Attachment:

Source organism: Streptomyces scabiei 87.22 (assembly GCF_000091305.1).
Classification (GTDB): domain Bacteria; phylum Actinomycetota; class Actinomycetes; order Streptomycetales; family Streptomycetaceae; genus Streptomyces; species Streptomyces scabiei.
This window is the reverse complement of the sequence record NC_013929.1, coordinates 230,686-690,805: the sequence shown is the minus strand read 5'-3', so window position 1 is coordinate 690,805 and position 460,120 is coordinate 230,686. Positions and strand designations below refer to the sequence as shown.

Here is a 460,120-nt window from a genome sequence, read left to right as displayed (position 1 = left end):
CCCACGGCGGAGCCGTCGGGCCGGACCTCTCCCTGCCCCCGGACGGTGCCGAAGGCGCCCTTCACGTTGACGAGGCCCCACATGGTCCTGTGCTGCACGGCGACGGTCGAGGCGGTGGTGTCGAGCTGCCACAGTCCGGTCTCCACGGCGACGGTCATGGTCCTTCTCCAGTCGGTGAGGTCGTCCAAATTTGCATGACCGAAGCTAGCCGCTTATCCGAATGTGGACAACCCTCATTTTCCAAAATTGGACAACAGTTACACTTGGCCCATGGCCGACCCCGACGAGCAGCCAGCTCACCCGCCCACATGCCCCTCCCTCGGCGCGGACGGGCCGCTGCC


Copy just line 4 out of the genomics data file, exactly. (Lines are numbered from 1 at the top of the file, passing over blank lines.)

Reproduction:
Here is a 460,120-nt window from a genome sequence, read left to right as displayed (position 1 = left end):